A team of scientists, led by researchers at The Wistar Institute, has determined that it might be possible to stimulate the immune system against multiple strains of influenza virus by sequentially vaccinating individuals with distinct influenza strains isolated over the last century.
Their results also suggest that world health experts might need to re-evaluate standard tests used for surveillance of novel influenza strains. Their findings are published in the Journal of Experimental Medicine, available online now.
According to the Wistar researchers, their analysis could lead to an alternative approach to creating a "universal" flu vaccine -- a vaccine that would provide resistance to seasonal and pandemic influenza strains over many years, negating the need for an annual flu shot.
"Influenza vaccines are very safe and provide good protection. However, we need to continuously update seasonal flu vaccines because influenza viral proteins change over time," said Scott Hensley, Ph.D., an assistant professor at The Wistar Institute and corresponding author on the study. "Since influenza viruses are constantly changing, we all have unique pre-exposure histories that depend on when we were born and the specific types of viruses that circulated during our childhood."
Vaccines work by stimulating the immune system to produce antibody proteins against particles (called antigens) from an infectious agent, such as bacteria or a virus. The immune system saves the cells that produce effective antibodies, which then provide immunity against future attacks by the same or similar infectious agents. Despite the availability of a vaccine, seasonal influenza typically kills 36,000 Americans, alone, and nearly a half million individuals around the world, in total.
Most current efforts to create universal vaccines hinge on the idea of generating antibodies against a portion of the virus that is relatively unchanged year-to-year.
"Our studies demonstrate that individuals that are infected sequentially with dramatically different influenza strains mount antibody responses against a conserved region of influenza virus," Hensley said. "Since we now know that pre-exposure events can influence vaccine responsiveness in a predictable way, we can begin to design vaccine regiments that preferentially elicit antibody responses against conserved regions of influenza virus."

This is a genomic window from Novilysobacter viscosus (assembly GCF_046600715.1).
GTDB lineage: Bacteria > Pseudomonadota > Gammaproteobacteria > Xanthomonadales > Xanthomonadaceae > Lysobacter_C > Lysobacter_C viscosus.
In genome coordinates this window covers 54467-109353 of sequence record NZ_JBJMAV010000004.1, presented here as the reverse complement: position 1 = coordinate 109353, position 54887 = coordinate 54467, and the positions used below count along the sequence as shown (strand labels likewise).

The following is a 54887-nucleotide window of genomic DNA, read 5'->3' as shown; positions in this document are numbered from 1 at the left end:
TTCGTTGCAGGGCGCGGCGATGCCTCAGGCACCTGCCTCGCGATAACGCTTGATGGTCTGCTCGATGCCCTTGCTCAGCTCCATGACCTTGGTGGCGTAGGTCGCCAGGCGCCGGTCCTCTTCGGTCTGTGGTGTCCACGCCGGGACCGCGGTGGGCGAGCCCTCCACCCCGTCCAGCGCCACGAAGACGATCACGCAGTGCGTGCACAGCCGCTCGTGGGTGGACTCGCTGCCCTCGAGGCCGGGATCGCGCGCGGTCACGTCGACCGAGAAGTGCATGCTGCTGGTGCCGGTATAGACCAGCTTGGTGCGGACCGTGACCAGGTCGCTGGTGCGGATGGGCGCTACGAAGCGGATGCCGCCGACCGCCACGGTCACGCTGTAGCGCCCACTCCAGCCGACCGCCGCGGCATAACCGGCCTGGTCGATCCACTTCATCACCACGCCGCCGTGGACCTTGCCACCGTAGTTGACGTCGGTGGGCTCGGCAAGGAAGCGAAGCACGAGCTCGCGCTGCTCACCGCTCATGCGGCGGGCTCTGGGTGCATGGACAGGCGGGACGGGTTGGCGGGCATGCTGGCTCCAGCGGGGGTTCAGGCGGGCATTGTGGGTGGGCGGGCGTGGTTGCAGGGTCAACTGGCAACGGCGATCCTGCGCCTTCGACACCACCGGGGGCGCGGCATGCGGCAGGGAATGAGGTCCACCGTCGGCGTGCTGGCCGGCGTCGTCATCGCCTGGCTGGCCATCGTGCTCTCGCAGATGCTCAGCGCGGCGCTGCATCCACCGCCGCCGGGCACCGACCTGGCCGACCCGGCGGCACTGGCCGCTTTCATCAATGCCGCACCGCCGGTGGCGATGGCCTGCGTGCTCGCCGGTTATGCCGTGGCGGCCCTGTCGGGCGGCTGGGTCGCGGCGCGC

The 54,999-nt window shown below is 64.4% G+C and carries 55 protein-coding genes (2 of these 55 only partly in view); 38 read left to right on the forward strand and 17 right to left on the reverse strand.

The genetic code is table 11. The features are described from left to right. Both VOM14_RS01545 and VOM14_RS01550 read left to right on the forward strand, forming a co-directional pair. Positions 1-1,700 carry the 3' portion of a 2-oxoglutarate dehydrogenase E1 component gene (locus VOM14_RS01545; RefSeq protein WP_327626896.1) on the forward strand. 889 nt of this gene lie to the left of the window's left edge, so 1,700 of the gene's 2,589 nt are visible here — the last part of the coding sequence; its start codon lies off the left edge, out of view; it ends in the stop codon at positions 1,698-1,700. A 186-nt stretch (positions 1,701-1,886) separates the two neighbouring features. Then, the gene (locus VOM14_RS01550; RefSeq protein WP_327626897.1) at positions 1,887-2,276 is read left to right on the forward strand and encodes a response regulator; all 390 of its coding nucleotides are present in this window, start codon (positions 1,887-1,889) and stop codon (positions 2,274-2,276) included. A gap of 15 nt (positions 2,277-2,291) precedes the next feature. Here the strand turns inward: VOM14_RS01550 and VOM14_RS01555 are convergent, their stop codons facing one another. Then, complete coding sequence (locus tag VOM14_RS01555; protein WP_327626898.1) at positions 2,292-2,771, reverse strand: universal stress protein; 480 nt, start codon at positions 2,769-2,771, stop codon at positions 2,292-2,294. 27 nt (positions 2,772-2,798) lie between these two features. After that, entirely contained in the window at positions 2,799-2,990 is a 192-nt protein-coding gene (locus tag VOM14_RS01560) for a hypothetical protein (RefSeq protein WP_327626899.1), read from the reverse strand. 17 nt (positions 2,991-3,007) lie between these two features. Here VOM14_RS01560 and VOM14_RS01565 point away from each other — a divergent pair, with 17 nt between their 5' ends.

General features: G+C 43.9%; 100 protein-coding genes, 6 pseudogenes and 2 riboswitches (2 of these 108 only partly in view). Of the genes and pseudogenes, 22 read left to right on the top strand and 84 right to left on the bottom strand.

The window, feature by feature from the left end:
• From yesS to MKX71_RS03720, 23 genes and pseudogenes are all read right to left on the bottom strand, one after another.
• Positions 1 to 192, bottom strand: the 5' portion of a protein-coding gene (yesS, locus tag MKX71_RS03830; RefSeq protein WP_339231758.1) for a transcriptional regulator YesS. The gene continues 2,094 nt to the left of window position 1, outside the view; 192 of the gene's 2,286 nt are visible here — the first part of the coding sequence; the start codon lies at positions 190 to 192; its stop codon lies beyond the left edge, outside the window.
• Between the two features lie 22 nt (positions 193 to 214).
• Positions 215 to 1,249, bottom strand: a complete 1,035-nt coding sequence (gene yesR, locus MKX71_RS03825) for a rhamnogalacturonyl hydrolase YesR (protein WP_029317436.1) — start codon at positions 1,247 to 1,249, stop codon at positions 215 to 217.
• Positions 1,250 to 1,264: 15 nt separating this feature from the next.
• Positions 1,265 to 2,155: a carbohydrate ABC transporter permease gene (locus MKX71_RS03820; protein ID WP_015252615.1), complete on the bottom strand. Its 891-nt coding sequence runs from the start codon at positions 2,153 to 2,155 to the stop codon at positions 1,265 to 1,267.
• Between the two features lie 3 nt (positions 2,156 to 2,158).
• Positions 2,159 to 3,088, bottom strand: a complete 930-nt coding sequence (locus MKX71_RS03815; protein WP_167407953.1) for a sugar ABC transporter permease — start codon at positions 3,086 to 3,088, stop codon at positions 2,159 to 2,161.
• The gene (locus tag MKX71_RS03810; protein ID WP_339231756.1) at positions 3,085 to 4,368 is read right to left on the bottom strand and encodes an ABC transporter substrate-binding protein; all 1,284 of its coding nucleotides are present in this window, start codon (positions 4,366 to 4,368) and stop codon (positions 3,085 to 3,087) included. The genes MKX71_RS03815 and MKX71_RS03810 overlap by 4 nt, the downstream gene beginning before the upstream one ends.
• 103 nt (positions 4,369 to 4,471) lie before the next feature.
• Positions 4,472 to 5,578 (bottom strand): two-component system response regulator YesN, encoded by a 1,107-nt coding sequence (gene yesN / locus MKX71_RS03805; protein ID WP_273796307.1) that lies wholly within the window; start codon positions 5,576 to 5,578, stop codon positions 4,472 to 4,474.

The researchers began their current work by studying human antibody responses against the 2009 pandemic H1N1 virus. The 2009 strain is antigenically distinct from recently circulating seasonal H1N1 strains, and a distant relative of the virus that caused the devastating "Spanish Flu" of the early 20th century. The most effective antibodies are those that bind to a particular portion (or "epitope") of hemagglutinin (HA), a protein produced by the influenza virus.
According to Hensley, however, their chief insight occurred when his team hit the "sort" button on a spreadsheet document, thereby arranging all samples by age of the donor. Different aged people, they found, mount vastly different antibody responses to pandemic H1N1, depending on whether or not they were exposed to a seasonal H1N1 years earlier. "We can now accurately predict how individuals will respond to the pandemic H1N1 strain based on the year that they were born," Hensley said.
Their investigation also suggests that ferrets with no prior influenza exposure might not be the most reliable predictor of human immune responses. Anti-sera -- or blood containing antibodies--created in these "naïve" ferrets are commonly used for influenza surveillance. The researchers found that naïve ferrets mount a response to an epitope in a decidedly different portion of HA than do most humans, but subsequently infecting these ferrets with other historical influenza strains can shift the antibody response toward the epitope that human antibodies recognize. This shift might also be replicable in humans through multiple infections or vaccinations, the researchers believe.
According to Hensley, one strategy would be to sequentially vaccinate children with antigenically distinct viral strains. "Babies are born with an immunological blank slate," Hensley said. "We may be able to strategically vaccinate our children with antigenically diverse influenza strains to elicit antibodies against conserved viral epitopes."
The portion of this research conducted at The Wistar Institute was funded by National Institute of Allergy and Infectious Diseases grant K22AI091651, the Commonwealth of Pennsylvania CURE Program, and a University of Pennsylvania Institute for Translational Medicine and Therapeutics grant.
Members of the Hensley laboratory that co-authored this study include Yang Li, Jaclyn L. Myers, Ph.D., Colleen B. Sullivan, Jonathan Madara, and Susanne Linderman. Additional co-authors also include Qin Liu, M.D., Ph.D., of Wistar; Joshua B. Plotkin, Ph.D., and David L. Bostick, Ph.D. of the University of Pennsylvania; Susanna Esposito, M.D., and Nicola Principi, M.D. from the University of Milan, Donald M. Carter, Ph.D., and Ted M. Ross, Ph.D., formerly of the University of Pittsburgh; Jens Wrammert, Ph.D., and Rafi Ahmed, Ph.D., of Emory University, and Patrick Wilson, Ph.D. of University of Chicago.
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